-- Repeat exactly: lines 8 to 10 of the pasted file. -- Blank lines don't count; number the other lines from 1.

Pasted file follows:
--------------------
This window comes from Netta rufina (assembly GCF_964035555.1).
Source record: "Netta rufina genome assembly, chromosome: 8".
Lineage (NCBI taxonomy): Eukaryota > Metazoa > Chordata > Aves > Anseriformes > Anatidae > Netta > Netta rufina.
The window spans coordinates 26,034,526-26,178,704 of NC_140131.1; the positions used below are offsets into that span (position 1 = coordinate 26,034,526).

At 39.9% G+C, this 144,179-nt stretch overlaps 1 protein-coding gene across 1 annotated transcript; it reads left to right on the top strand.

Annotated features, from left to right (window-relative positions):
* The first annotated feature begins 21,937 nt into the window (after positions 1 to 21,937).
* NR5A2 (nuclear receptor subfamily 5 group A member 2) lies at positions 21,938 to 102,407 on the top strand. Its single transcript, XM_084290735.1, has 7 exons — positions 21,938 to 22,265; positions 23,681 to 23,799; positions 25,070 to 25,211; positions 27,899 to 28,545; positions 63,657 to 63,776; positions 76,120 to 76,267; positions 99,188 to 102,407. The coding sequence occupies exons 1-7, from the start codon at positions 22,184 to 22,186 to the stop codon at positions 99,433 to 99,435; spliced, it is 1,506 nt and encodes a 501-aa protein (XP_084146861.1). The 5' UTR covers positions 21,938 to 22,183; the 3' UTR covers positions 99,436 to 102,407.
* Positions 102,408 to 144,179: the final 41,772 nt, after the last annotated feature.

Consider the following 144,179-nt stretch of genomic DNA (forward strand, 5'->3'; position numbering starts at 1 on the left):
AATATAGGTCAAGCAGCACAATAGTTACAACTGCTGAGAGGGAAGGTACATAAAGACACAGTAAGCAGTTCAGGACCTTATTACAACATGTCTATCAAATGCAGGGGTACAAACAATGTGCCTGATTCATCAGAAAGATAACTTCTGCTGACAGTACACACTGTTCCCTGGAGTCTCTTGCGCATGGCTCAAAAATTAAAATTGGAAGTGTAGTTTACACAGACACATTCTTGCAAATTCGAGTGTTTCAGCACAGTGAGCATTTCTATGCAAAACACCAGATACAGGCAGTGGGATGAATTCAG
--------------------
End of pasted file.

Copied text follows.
* NR5A2 (nuclear receptor subfamily 5 group A member 2) lies at positions 21,938 to 102,407 on the top strand. Its single transcript, XM_084290735.1, has 7 exons — positions 21,938 to 22,265; positions 23,681 to 23,799; positions 25,070 to 25,211; positions 27,899 to 28,545; positions 63,657 to 63,776; positions 76,120 to 76,267; positions 99,188 to 102,407. The coding sequence occupies exons 1-7, from the start codon at positions 22,184 to 22,186 to the stop codon at positions 99,433 to 99,435; spliced, it is 1,506 nt and encodes a 501-aa protein (XP_084146861.1). The 5' UTR covers positions 21,938 to 22,183; the 3' UTR covers positions 99,436 to 102,407.
* Positions 102,408 to 144,179: the final 41,772 nt, after the last annotated feature.

Consider the following 144,179-nt stretch of genomic DNA (forward strand, 5'->3'; position numbering starts at 1 on the left):